This article from the Tennessean newspaper has a great idea. A Grandparents Press Conference where the family can ask the questions they have always wondered about. It is good to have the information and it's good to get rid of secrets.
Good suggestions for parents of middle school students.
Pay as much attention to the things that are working positively in your life as you do to those things that are giving you trouble.
- H. Jackson Brown Jr
Marriage and Family Therapist Dr. John Stathas recommends fun as an essential ingredient for a happy marriage.
In fact, he will give his couples a homework assignment.
"Fun is an important variable in keeping a marriage alive and vibrant. In marriage counseling I sometimes assign this task. Each person has the responsibility to find out fun things that might be available. S/he is to present them to the other and they discuss which one they will do that week. The next week it is the responsibility of the other person to find some fun things to do. They then alternate weeks finding pleasurable opportunities to share together. "
I've never assigned "fun" as a task during couples therapy, although I have suggested it during family counseling. Hmmm, I'll have to consider adding it in where appropriate.
An article detailing recommendations from a Mayo Clinic psychiatrist.
These are the eleven signs that indicate immediate attention is needed:
I love this post about the facts and myths regarding emotions.
In case you don't have time to click and read the entire thing, I will post the basic statements.
Myth #1: Feelings are facts
Myth #2: Emotions are "good" or "bad"
Myth #3: Emotions are "right" or "wrong"
Myth #4: Negative emotions should be prevented/stopped
Myth #5: "Happy" people don't feel negative emotions
Myth #6: If I let myself feel this emotion, it will overwhelm me
Myth #7: If I show emotion, people will think I'm weak
Myth #8: The emotion will pass faster if I a) suppress it, or b) vent.
As you spend time with your co-workers, neighbors, friends or family this holiday season, pay attention to their attitudes toward emotions.
In this article, writer Heidi Rinella, does a good job of discussing the importance of realistic expectations.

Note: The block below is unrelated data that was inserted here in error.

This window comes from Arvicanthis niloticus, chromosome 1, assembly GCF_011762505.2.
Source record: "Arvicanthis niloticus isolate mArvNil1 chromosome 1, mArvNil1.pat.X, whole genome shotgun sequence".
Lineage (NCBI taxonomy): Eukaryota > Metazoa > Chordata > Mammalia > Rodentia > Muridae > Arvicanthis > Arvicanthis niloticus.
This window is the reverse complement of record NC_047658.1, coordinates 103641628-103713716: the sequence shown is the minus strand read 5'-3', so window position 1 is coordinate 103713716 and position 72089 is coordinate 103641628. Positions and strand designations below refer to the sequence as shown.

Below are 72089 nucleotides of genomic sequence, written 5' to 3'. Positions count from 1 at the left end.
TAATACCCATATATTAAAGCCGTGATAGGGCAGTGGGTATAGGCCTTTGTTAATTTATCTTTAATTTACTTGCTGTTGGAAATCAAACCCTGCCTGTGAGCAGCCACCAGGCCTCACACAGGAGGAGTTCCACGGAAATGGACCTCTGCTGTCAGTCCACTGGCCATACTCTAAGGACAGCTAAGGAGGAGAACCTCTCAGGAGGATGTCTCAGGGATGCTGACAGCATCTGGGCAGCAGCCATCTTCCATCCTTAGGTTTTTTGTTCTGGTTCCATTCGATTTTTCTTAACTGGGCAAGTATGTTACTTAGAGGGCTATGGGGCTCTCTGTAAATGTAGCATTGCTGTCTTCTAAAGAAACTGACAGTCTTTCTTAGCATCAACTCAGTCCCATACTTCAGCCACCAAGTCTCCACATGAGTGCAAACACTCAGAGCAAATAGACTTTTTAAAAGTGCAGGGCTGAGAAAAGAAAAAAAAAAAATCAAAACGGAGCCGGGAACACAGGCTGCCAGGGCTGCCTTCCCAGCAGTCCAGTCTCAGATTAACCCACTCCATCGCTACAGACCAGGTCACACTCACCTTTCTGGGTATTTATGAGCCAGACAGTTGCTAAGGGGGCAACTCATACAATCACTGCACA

We can't expect ..."that people are going to show up and things are going to be different, that people are going to behave differently in our family than they do the 11 other months of the year. Your mother or father or sister ... aren't going to change just because of the holidays."
I recommend that you:
Have a plan and be proactive. Do not be reactive. Find some innocuous phrases and a few direct ones. If you have to, practice in front of mirror a dozen times. Strategize ways to get a break and get away periodically. Try to get enough sleep, eat some healthy meals, and get a bit of exercise.
When I was a young teen, and full of typical teen angst, I loved Kahil Gibran. I don't really remember what it was that I liked in his writing -- it's been 30 years. A friend recently posted the following piece by Gibran. As I read through it, there are certainly poignant truths in it. But there are also connotations that I don't really agree with. What do you think of it?
Your children are not your children.
They are the sons and daughters of Life’s longing for itself.
They come through you but not from you,
And though they are with you yet they belong not to you.
You may give them your love but not your thoughts,
For they have their own thoughts.
You may house their bodies but not their souls,
For their souls dwell in the house of tomorrow,
which you cannot visit, not even in your dreams.
You may strive to be like them,
but seek not to make them like you.
For life goes not backward nor tarries with yesterday.
You are the bows from which your children
as living arrows are sent forth.
The archer sees the mark upon the path of the infinite,
and He bends you with His might
that His arrows may go swift and far.
Let your bending in the archer’s hand be for gladness;
For even as He loves the arrow that flies,
so He loves also the bow that is stable.
This isn't your typical "get your turkey and stuffing done ahead of time" post. It is an acknowledgment that holidays are very difficult for some people. There are families who almost appear to celebrate nastiness, criticism, and hurtful comments rather than thankfulness and warm memories.
As we march toward Thanksgiving ... and then Christmas..., I will periodically offer ideas and resources to help you cope.
This article is a good one.
Researchers continue to find positive correlations between eating dinner together as a family and positive benefits for the children. When I was growing up, we had rules against reading at the table and singing at the table. I need to ask my parents about that last one. When my children were younger, the rule was no TV at dinner. In this article, one of the recommendations is "no screens" at dinner -- TV, computer, and texting can interfere!
Regardless of the way you phrase your guidelines, make dinner together a priority as often as you can.